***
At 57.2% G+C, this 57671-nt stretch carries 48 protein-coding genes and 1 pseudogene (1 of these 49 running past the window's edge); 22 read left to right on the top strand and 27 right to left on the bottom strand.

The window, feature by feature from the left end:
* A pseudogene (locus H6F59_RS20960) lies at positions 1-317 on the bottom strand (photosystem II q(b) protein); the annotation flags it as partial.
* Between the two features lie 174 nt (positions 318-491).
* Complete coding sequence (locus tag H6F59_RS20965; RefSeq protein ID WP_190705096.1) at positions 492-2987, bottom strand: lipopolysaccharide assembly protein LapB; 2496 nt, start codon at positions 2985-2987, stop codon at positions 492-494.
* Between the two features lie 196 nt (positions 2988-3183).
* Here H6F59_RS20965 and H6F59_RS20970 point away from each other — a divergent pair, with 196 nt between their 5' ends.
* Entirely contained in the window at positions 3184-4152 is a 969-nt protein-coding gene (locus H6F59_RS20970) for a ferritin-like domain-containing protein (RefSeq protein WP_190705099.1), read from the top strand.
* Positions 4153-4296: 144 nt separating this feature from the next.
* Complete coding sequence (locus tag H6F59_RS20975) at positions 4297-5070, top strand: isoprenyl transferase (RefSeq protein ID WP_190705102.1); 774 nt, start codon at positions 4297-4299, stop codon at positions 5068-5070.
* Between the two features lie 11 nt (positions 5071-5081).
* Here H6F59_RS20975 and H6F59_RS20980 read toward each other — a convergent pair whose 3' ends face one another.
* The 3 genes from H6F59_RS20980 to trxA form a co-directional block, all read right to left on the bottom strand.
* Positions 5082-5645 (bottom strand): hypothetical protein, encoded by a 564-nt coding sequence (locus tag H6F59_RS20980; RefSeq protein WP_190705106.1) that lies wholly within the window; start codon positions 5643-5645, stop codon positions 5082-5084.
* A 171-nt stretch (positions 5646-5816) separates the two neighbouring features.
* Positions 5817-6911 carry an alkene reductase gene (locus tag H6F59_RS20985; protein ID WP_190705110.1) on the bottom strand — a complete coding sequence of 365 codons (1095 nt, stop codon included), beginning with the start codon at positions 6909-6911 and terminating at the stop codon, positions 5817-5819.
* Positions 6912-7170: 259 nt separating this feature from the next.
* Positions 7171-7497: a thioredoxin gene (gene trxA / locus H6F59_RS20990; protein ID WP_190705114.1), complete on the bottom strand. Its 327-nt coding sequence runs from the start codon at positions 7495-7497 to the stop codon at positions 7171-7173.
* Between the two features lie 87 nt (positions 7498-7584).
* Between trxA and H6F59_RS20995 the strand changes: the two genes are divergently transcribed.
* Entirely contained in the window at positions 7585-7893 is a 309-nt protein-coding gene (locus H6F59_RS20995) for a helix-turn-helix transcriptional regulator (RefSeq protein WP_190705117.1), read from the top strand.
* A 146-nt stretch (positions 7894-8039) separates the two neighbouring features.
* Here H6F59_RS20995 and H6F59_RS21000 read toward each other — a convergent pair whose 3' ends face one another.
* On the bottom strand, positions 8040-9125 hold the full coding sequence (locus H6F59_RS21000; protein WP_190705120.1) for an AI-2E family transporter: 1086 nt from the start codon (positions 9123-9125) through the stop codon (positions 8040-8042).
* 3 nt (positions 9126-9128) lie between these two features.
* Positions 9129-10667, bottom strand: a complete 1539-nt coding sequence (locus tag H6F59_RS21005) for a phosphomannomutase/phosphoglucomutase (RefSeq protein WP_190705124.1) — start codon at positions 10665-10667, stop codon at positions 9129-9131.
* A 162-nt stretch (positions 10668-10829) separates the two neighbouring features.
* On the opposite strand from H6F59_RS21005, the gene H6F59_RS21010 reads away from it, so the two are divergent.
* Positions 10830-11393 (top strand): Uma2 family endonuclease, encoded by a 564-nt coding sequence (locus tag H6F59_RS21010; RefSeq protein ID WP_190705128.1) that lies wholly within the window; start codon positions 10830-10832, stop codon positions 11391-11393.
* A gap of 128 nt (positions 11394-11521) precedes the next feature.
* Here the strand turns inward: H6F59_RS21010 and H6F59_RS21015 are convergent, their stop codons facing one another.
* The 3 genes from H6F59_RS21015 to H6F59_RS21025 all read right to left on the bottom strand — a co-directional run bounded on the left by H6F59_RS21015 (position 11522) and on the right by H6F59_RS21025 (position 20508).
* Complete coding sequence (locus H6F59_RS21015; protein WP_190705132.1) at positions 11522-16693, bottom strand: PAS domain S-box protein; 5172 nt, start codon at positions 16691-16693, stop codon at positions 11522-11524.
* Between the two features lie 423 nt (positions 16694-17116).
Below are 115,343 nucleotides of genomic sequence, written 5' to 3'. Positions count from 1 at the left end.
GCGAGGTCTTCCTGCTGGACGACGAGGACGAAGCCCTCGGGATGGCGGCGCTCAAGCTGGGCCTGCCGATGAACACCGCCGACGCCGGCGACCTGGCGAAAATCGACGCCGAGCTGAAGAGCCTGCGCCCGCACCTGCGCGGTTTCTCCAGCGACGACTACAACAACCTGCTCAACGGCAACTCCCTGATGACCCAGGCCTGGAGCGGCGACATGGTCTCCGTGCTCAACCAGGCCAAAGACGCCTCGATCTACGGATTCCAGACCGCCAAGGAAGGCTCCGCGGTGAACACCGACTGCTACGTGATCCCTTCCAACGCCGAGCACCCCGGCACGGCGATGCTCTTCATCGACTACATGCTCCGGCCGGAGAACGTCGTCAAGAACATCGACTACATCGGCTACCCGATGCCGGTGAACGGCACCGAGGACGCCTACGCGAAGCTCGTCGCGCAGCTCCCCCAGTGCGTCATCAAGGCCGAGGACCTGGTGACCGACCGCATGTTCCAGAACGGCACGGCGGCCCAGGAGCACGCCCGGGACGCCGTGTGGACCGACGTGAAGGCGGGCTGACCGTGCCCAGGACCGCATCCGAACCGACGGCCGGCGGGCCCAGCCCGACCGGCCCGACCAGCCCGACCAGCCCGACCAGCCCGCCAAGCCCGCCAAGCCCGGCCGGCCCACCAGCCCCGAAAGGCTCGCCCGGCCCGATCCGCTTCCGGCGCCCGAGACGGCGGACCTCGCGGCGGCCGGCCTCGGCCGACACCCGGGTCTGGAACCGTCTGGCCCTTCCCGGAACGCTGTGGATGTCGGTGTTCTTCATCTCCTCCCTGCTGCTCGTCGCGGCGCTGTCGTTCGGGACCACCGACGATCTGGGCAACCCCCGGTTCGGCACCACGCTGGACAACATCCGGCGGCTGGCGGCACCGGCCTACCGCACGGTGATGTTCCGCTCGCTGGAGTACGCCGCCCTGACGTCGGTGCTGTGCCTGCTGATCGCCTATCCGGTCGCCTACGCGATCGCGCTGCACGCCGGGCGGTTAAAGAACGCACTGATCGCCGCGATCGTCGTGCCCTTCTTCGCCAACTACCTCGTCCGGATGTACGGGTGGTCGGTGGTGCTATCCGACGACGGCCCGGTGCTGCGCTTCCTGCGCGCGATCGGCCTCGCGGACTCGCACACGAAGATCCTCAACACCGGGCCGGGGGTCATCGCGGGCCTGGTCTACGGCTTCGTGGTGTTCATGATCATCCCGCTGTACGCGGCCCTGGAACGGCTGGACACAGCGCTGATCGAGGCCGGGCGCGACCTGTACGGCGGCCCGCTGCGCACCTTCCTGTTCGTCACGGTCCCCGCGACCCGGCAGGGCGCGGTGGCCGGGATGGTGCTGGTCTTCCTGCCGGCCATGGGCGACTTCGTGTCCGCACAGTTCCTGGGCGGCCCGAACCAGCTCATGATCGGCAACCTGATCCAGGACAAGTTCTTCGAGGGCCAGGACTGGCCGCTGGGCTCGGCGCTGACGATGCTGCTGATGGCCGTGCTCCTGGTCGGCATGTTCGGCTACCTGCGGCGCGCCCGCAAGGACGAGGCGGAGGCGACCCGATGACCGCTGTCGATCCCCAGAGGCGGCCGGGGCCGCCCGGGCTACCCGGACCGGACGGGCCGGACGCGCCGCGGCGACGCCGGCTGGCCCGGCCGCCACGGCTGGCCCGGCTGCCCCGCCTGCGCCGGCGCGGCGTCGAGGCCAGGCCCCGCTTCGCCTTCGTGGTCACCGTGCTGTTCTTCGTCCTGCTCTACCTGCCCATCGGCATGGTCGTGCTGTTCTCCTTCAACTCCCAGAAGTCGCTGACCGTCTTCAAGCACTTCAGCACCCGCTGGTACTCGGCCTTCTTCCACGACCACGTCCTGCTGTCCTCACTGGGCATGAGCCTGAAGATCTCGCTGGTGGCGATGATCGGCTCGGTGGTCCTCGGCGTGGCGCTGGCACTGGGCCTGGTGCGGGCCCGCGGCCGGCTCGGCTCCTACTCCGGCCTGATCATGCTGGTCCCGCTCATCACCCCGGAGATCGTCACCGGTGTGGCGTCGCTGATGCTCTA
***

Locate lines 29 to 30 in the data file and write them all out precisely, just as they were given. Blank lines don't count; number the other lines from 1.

* Positions 10830-11393 (top strand): Uma2 family endonuclease, encoded by a 564-nt coding sequence (locus tag H6F59_RS21010; RefSeq protein ID WP_190705128.1) that lies wholly within the window; start codon positions 10830-10832, stop codon positions 11391-11393.
* A gap of 128 nt (positions 11394-11521) precedes the next feature.